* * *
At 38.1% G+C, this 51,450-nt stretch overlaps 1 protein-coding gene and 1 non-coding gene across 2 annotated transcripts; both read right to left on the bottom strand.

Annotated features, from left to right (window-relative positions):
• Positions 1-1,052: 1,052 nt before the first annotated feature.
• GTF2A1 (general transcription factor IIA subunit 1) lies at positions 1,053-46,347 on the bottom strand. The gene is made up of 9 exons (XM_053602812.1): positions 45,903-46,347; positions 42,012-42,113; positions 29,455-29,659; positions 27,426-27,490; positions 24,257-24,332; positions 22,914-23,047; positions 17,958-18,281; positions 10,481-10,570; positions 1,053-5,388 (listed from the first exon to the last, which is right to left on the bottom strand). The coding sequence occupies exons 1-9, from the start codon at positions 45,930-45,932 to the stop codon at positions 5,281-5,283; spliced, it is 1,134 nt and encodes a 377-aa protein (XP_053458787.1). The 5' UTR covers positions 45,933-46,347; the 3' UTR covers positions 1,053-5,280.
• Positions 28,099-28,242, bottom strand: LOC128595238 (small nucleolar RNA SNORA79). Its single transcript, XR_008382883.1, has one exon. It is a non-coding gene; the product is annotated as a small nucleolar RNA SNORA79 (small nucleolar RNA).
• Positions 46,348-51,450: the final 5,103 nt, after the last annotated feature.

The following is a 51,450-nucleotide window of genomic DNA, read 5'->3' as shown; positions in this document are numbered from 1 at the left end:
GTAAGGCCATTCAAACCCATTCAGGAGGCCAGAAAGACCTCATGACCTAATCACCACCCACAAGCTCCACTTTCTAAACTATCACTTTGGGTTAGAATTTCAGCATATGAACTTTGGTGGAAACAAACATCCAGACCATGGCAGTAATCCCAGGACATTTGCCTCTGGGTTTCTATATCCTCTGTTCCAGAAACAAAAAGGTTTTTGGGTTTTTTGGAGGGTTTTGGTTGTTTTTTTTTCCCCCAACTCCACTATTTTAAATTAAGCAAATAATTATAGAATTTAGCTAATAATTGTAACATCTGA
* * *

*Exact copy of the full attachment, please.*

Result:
At 38.1% G+C, this 51,450-nt stretch overlaps 1 protein-coding gene and 1 non-coding gene across 2 annotated transcripts; both read right to left on the bottom strand.

Annotated features, from left to right (window-relative positions):
• Positions 1-1,052: 1,052 nt before the first annotated feature.
• GTF2A1 (general transcription factor IIA subunit 1) lies at positions 1,053-46,347 on the bottom strand. The gene is made up of 9 exons (XM_053602812.1): positions 45,903-46,347; positions 42,012-42,113; positions 29,455-29,659; positions 27,426-27,490; positions 24,257-24,332; positions 22,914-23,047; positions 17,958-18,281; positions 10,481-10,570; positions 1,053-5,388 (listed from the first exon to the last, which is right to left on the bottom strand). The coding sequence occupies exons 1-9, from the start codon at positions 45,930-45,932 to the stop codon at positions 5,281-5,283; spliced, it is 1,134 nt and encodes a 377-aa protein (XP_053458787.1). The 5' UTR covers positions 45,933-46,347; the 3' UTR covers positions 1,053-5,280.
• Positions 28,099-28,242, bottom strand: LOC128595238 (small nucleolar RNA SNORA79). Its single transcript, XR_008382883.1, has one exon. It is a non-coding gene; the product is annotated as a small nucleolar RNA SNORA79 (small nucleolar RNA).
• Positions 46,348-51,450: the final 5,103 nt, after the last annotated feature.

The following is a 51,450-nucleotide window of genomic DNA, read 5'->3' as shown; positions in this document are numbered from 1 at the left end:
GTAAGGCCATTCAAACCCATTCAGGAGGCCAGAAAGACCTCATGACCTAATCACCACCCACAAGCTCCACTTTCTAAACTATCACTTTGGGTTAGAATTTCAGCATATGAACTTTGGTGGAAACAAACATCCAGACCATGGCAGTAATCCCAGGACATTTGCCTCTGGGTTTCTATATCCTCTGTTCCAGAAACAAAAAGGTTTTTGGGTTTTTTGGAGGGTTTTGGTTGTTTTTTTTTCCCCCAACTCCACTATTTTAAATTAAGCAAATAATTATAGAATTTAGCTAATAATTGTAACATCTGA